CA REAL ESTATE MARKET UPDATE
Housing has been on the leading edge of economic growth since the recovery began, but several signs show that a hot market is causing the market to moderate earlier than normal. Closed sales are likely to exhibit high double-digit growth for May and June, but the overall level of home sales is slipping from its decades-high level at years’ end. Rapid growth in home prices has caused some buyers to become discouraged—even as rates dipped below 3% again. Encouragingly, the number of new listings being added to the MLS each day has finally started to exceed closed sales and C.A.R. is still forecasting at least 10% growth in home sales this year.
Consumer Confidence Hits Post-Crisis High: Consumer confidence reached its highest level since the onset of the crisis as many get back to work and the economy in many parts of the nation starts to reopen. This is a vital component of overall GDP and more robust main street consumer spending will help to generate additional jobs recovery in the retail and restaurant sectors in coming months.
California Unemployment Claims Drop to Post-Crisis Low: California ended May with its 9th consecutive week with fewer than 100,000 new claims for pandemic and traditional unemployment insurance. With less than 65,000 new unemployment claims filed, last week also marks the smallest number of claims since March of 2020. As the economy is poised to reopen this week, many of the service sector jobs, which bore the majority of the job losses, are expected to begin to come back as consumers participate more fully in the economy.
Signs of Optimism for the Fall Market: The number of active listings has started to rise as the number of listings being added to the MLS each day has started to increase. Although total active listings remains depressed relative to 2020 and 2019 levels, there has been more inventory on the market over the past 2 months after reaching a nadir back in March. The number of new listings coming onto the MLS is still down from normal levels, an increase in supply could help would-be buyers who are facing an incredibly competitive market environment and help to sustain an elevated number of home sales.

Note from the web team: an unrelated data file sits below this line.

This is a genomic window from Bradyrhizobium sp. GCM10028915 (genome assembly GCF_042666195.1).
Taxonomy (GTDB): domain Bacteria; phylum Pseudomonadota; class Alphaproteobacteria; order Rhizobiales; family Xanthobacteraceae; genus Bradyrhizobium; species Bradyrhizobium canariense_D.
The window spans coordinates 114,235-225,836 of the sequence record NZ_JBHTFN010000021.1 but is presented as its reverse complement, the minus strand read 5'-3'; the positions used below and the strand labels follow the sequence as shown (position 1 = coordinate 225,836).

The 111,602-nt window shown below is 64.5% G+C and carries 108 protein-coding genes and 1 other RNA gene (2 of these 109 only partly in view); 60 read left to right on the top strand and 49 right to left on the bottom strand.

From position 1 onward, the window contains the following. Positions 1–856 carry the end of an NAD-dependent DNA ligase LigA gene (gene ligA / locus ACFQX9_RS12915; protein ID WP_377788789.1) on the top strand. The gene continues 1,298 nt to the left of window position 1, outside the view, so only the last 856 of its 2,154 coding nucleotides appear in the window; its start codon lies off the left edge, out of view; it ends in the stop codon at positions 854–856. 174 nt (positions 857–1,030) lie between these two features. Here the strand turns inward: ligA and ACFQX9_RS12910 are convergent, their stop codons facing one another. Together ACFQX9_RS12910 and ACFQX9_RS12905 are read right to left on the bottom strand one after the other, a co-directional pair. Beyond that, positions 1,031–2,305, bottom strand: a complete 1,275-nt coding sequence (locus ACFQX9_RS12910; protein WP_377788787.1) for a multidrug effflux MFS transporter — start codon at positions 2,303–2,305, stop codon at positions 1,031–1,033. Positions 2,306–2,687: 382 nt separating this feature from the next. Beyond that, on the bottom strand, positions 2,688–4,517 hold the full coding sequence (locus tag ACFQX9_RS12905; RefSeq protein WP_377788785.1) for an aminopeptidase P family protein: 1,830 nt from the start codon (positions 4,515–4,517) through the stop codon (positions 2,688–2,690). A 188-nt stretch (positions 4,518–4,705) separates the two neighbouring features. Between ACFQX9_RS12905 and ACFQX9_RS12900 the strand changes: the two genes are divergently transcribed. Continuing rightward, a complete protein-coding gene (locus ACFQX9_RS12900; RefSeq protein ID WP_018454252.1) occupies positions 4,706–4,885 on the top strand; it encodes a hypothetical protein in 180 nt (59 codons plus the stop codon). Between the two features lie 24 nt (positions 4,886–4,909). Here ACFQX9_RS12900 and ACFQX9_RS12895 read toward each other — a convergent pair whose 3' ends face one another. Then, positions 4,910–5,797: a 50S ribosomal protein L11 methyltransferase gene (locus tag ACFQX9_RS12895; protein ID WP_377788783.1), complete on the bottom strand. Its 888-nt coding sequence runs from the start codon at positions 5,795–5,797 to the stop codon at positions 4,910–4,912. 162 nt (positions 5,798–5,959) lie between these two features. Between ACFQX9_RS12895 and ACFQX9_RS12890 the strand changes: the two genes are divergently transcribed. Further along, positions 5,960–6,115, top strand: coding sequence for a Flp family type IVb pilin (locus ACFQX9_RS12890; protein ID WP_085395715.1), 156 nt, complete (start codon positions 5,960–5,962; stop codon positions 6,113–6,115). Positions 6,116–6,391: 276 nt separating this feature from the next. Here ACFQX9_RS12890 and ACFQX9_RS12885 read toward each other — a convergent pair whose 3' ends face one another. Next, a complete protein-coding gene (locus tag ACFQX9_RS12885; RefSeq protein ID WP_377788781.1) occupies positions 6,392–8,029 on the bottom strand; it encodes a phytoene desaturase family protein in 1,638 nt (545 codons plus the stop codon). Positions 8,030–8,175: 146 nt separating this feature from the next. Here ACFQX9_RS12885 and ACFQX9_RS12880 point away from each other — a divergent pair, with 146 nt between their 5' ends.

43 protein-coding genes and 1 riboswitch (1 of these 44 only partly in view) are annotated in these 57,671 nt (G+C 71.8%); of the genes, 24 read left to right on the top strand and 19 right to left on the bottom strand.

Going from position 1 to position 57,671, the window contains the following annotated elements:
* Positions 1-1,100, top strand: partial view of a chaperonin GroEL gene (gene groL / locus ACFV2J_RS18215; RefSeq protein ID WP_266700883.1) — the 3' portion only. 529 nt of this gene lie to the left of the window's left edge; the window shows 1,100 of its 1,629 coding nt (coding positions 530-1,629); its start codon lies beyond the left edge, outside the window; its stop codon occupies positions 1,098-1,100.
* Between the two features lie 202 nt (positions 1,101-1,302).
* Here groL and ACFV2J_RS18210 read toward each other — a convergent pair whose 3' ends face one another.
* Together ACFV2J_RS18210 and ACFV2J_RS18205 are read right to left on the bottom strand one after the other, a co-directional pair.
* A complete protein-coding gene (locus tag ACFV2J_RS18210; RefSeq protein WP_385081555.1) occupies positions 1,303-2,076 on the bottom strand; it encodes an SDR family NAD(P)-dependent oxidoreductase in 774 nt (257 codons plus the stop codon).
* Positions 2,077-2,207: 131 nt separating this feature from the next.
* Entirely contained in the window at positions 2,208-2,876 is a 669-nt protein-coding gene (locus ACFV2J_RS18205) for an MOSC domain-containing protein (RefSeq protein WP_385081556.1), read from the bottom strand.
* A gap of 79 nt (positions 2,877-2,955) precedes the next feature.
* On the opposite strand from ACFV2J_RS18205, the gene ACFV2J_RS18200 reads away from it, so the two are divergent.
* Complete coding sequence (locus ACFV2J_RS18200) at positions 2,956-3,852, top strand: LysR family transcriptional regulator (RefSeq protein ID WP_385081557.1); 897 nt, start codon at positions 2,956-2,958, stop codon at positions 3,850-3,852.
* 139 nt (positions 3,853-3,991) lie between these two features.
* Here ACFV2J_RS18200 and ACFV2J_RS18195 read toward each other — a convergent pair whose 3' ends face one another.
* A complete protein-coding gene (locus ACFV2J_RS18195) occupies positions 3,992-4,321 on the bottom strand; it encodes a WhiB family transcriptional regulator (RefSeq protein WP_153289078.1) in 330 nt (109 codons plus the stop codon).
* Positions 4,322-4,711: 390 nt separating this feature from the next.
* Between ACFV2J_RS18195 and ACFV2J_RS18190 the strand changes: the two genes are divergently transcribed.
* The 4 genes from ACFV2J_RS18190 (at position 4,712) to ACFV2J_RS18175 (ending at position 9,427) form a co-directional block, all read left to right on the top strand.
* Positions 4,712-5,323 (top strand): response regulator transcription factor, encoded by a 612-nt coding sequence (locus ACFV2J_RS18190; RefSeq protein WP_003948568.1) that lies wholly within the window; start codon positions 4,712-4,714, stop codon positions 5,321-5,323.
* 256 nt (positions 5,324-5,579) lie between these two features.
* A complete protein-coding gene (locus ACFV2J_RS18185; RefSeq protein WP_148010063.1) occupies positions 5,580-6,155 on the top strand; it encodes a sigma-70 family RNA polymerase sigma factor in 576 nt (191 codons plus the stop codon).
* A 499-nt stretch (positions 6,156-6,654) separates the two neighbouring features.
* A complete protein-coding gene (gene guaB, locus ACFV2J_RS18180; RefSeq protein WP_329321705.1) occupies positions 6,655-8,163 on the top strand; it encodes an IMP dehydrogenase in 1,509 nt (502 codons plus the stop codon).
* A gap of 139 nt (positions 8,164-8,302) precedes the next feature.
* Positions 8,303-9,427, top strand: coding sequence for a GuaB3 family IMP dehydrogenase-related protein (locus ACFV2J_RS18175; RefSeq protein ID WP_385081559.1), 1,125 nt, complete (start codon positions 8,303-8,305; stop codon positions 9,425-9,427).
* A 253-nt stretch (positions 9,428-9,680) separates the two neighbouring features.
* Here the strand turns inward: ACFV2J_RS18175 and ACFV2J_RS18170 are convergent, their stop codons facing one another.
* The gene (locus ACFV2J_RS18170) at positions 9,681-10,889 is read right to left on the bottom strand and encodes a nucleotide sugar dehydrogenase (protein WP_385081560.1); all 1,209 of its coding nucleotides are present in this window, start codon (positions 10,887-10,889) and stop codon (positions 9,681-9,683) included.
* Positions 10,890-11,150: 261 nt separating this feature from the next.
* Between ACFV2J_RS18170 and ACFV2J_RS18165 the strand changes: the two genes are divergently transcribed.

Rates Dip Slightly as 10-Year Treasuries Moderate: The average 30-year fixed-rate mortgage (FRM) dipped slightly to 2.96% last week – remaining below the critical 3% threshold. The 10-year Treasury initially rose early last week after a decent jobs report, but began to slide during the second half – hitting just 1.45% to begin this week. However, spreads have widened, which may mean some ongoing softness in mortgage rates for the coming weeks, but the medium-term trend is likely towards higher rates.
Mortgage Applications Post Largest Drop in Over a Year: The number of new mortgage purchase applications fell 24% last week to their lowest level since January. After growing for 52 consecutive weeks on a year over year basis, new applications first began to decelerate in April. By mid-May, mortgage applications had begun to fall, and dropped by double digits the first week of June. This is consistent with both the C.A.R. and Fannie Mae home purchase sentiment indices released last week, which showed increasing pessimism amongst buyers as prices rise and competition over limited available listings remains fierce.